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PHOTOS: Meet the Ontario PC leadership candidates

Yahoo Canada News

It’s been a whirlwind few weeks in Ontario politics.

The Ontario PC Party is in the midst of a leadership campaign mere months away from a provincial election.

Patrick Brown was supposed to square off against NDP Leader Andrea Horwath and Liberal Leader Kathleen Wynne, Ontario’s premier.

However, Brown resigned as party leader hours after publicly denying allegations of sexual misconduct that were made by two unnamed women in a CTV News story published on Jan. 24.

Brown has said the “false” allegations are “categorically untrue.”

His resignation prompted the party to launch a new leadership race. The race attracted four candidates: Doug Ford, Christine Elliott, Caroline Mulroney and Tanya Granic Allen.

The four candidates debated provincial issues on TVO on Feb. 15. A second and final debate took place on Feb. 28.

The fight for leadership of the PC party marks one of the shortest political races in Ontario’s history. It’s also one with so much at stake.

After 15 years of the Liberals in power, winds of change may finally be sweeping through Canada’s most populous province.

Candidates were required to submit $100,000 each in fees and deposits and another $25,000 for access to the party’s membership list.

The new Ontario PC leader will be announced on March 10.

Doug Ford

Doug Ford is a former Toronto councillor and the older brother of the late Rob Ford, the one-time mayor of Toronto. Ford most recently ran against former Ontario PC leader John Tory and former NDP MP Olivia Chow in a race to become the city’s mayor in 2014, finishing in second place. Ford had previously said he would run to become the city’s mayor again in 2018, but leaped at the opportunity to lead the Ontario PCs. He was the first person to enter the provincial race and so far, the only man to do so. Like his brother, Ford is all about saving money for the taxpayer. In an interview with the Toronto Sun, Ford says he wants to get rid of the “nasty carbon tax,” adding he will be adopting 90 per cent of the party’s so-called “People’s Guarantee” platform, put forward by former leader Patrick Brown. The husband and father says he will be able to save money by identifying and eliminating wasteful government spending. When comparing himself to the other leadership candidates, Ford says he’s “the only person that’s actually run government before.” Ford says he intends to run as an MPP in Toronto’s Etobicoke North riding. Photo from Getty Images.

Christine Elliott

Christine Elliott is a former Ontario MPP who finished second to Patrick Brown in the most recent PC leadership race in 2015. Elliott is the wife of the late Jim Flaherty, a former federal finance minister for the Conservatives. As of Feb. 7, Elliott has received endorsements from nine MPPs, while Caroline Mulroney has five and Doug Ford has one, the Toronto Star reports. Elliott served as an MPP for Whitby-Oshawa from 2006 to 2015, making her the candidate with the most experience in provincial politics. “I do have the experience and within a few months of an election that’s really important,” she tells the Toronto Star. Elliott is quite familiar to Premier Kathleen Wynne’s Liberals. The government appointed Elliott as Ontario’s first patient ombudsman in 2015, allowing her to oversee the province’s health sector organizations and make recommendations to improve care. She has since resigned to run for the Ontario PC leadership. Elliott has won a seat in Ontario on four different occassions. Photo from Getty Images.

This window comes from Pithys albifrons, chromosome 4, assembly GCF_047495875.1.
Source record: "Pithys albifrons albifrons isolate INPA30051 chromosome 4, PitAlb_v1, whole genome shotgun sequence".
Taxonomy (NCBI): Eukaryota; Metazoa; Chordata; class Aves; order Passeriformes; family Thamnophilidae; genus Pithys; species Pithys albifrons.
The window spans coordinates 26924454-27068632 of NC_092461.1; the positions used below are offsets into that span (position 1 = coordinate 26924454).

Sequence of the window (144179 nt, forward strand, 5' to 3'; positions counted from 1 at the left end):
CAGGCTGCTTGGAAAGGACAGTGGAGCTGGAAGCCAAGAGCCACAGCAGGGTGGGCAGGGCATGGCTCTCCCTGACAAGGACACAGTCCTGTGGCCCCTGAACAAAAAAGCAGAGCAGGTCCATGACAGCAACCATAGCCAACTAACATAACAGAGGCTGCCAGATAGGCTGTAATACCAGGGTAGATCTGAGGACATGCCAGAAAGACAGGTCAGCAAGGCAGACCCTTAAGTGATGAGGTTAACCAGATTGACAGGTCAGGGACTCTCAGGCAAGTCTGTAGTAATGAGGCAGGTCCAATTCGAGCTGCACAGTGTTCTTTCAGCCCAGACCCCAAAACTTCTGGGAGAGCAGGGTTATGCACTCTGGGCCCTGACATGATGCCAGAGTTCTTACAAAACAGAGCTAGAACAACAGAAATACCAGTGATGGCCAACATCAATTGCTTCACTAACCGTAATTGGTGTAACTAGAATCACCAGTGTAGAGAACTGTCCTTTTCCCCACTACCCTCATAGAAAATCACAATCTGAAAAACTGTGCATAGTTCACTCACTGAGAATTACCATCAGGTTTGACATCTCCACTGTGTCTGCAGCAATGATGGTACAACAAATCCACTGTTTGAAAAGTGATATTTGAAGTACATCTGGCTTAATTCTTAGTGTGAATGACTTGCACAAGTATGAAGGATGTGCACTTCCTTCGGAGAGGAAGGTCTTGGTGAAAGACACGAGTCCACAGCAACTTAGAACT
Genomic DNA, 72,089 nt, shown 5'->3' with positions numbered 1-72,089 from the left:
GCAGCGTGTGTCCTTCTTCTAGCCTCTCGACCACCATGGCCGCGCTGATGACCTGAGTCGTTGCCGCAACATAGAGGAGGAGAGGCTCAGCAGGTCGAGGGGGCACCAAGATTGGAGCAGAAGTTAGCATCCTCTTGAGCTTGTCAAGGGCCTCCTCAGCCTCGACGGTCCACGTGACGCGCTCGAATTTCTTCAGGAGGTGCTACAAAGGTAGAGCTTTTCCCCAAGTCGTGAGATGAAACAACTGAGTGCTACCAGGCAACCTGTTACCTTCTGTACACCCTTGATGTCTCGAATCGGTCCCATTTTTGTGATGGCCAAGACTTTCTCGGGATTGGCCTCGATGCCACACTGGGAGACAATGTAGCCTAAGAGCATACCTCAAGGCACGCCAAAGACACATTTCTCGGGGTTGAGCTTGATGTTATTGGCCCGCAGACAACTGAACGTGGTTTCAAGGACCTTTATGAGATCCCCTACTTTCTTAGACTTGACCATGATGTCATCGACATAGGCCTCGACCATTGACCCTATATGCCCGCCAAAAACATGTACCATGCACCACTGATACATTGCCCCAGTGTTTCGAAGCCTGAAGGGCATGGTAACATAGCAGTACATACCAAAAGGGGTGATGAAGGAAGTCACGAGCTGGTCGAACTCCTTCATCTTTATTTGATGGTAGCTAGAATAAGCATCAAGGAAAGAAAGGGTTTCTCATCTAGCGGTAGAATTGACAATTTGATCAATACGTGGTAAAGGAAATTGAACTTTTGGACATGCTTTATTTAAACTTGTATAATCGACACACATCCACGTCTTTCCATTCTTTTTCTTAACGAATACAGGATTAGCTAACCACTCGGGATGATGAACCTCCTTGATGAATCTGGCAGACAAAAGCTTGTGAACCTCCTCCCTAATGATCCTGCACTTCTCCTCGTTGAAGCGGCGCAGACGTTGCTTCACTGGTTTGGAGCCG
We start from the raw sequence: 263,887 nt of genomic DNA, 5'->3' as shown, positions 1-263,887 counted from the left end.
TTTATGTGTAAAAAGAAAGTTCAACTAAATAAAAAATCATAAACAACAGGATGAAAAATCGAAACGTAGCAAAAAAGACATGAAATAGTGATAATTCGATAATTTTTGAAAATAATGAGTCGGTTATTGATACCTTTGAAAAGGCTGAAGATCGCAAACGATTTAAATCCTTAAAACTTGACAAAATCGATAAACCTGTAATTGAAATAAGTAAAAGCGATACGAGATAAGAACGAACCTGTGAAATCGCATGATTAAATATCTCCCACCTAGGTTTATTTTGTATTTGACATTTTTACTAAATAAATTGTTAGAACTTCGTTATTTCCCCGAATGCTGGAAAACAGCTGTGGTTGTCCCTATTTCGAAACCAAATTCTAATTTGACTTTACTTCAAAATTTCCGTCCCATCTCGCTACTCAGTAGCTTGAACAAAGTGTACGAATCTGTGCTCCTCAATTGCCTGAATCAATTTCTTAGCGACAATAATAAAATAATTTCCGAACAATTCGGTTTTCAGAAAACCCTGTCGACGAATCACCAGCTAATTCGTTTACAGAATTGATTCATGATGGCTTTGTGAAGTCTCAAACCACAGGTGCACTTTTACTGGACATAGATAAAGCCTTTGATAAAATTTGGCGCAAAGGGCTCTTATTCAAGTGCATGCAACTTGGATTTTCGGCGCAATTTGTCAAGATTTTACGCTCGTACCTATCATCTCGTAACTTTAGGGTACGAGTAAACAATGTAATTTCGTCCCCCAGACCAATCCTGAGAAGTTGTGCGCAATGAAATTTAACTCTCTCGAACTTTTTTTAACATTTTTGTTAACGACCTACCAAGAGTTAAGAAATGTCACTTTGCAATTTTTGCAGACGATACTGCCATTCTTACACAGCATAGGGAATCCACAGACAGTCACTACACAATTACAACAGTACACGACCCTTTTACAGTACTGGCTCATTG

Caroline Mulroney

Caroline Mulroney is the daughter of former prime minister Brian Mulroney. While her lack of political experience might be a challenge, Mulroney tells Macleans her time spent on Wall Street and Bay Street, while also starting a charity, gives her “real life experience.” The married mother and lawyer says she decided to run because of concerns over Ontario’s debt and interest expense. “I’ve always been a conservative because I believe that government’s not always the solution,” Mulroney reveals to Macleans. On Feb. 8, she posted a statement on her website declaring her outright opposition to Prime Minister Justin Trudeau’s carbon tax plan. “In Kathleen Wynne’s Ontario life is unaffordable and the last thing we should consider is a new tax,” she wrote. In 2017, Mulroney announced her intention to run for the Conservative nomination in the Toronto-area riding of York-Simcoe and eventually became the candidate. Photo from Getty Images.

Tanya Granic Allen

Tanya Granic Allen is the president of Parents as First Educators (PAFE), a group that “supports the authority of parents over the education of their children” and opposes Ontario’s sex-education curriculum. The pro-life website LifeSiteNews calls her a “pro-life and pro-family mother of four.” On the PAFE website, Allen says she isn’t convinced any of the declared candidates will have a strong voice. “We have to make sure the social conservative voice is being respected,” Allen wrote on the group’s website. Allen says she doesn’t want the protests of parents in the province to fall on deaf ears. She mentions family values and the important of life on her group’s website. She calls Conservative politicians Pierre Lemieux and Brad Trost “fine men who so ably represented the views of the families and parents of Canada.” Allen calls former PC leader Patrick Brown’s demands “hideous” and calls Caroline Mulroney “a supporter of the Wynne sex-ed curriculum.” Photo from Getty Images.

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